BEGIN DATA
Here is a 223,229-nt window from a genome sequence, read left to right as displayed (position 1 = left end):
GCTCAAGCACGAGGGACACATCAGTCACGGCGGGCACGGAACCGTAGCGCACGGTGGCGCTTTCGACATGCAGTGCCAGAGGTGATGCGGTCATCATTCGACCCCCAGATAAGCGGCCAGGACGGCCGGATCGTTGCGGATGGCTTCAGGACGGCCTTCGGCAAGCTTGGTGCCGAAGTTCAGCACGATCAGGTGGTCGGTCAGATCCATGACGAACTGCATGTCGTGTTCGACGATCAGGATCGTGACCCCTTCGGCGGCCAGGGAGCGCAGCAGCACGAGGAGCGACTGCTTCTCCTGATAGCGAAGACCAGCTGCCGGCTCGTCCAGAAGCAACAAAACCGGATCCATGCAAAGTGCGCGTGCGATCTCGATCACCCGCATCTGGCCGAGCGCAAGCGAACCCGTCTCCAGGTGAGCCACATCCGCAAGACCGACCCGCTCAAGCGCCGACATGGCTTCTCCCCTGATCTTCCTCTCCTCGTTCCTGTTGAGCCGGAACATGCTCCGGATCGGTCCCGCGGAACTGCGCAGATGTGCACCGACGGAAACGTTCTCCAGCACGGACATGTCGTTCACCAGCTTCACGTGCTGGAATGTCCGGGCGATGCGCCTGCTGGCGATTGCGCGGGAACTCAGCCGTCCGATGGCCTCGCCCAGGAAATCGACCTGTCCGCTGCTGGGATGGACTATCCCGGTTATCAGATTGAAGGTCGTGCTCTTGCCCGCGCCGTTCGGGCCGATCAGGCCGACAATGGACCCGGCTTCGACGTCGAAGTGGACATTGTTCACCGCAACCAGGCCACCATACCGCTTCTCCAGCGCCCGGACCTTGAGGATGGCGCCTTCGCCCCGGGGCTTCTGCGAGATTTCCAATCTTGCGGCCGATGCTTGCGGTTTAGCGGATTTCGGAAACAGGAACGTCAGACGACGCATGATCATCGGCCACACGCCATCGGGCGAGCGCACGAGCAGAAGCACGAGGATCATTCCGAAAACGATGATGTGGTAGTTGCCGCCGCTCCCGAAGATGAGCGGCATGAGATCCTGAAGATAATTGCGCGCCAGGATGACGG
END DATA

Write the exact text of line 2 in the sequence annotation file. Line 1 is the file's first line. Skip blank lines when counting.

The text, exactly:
GCTCAAGCACGAGGGACACATCAGTCACGGCGGGCACGGAACCGTAGCGCACGGTGGCGCTTTCGACATGCAGTGCCAGAGGTGATGCGGTCATCATTCGACCCCCAGATAAGCGGCCAGGACGGCCGGATCGTTGCGGATGGCTTCAGGACGGCCTTCGGCAAGCTTGGTGCCGAAGTTCAGCACGATCAGGTGGTCGGTCAGATCCATGACGAACTGCATGTCGTGTTCGACGATCAGGATCGTGACCCCTTCGGCGGCCAGGGAGCGCAGCAGCACGAGGAGCGACTGCTTCTCCTGATAGCGAAGACCAGCTGCCGGCTCGTCCAGAAGCAACAAAACCGGATCCATGCAAAGTGCGCGTGCGATCTCGATCACCCGCATCTGGCCGAGCGCAAGCGAACCCGTCTCCAGGTGAGCCACATCCGCAAGACCGACCCGCTCAAGCGCCGACATGGCTTCTCCCCTGATCTTCCTCTCCTCGTTCCTGTTGAGCCGGAACATGCTCCGGATCGGTCCCGCGGAACTGCGCAGATGTGCACCGACGGAAACGTTCTCCAGCACGGACATGTCGTTCACCAGCTTCACGTGCTGGAATGTCCGGGCGATGCGCCTGCTGGCGATTGCGCGGGAACTCAGCCGTCCGATGGCCTCGCCCAGGAAATCGACCTGTCCGCTGCTGGGATGGACTATCCCGGTTATCAGATTGAAGGTCGTGCTCTTGCCCGCGCCGTTCGGGCCGATCAGGCCGACAATGGACCCGGCTTCGACGTCGAAGTGGACATTGTTCACCGCAACCAGGCCACCATACCGCTTCTCCAGCGCCCGGACCTTGAGGATGGCGCCTTCGCCCCGGGGCTTCTGCGAGATTTCCAATCTTGCGGCCGATGCTTGCGGTTTAGCGGATTTCGGAAACAGGAACGTCAGACGACGCATGATCATCGGCCACACGCCATCGGGCGAGCGCACGAGCAGAAGCACGAGGATCATTCCGAAAACGATGATGTGGTAGTTGCCGCCGCTCCCGAAGATGAGCGGCATGAGATCCTGAAGATAATTGCGCGCCAGGATGACGG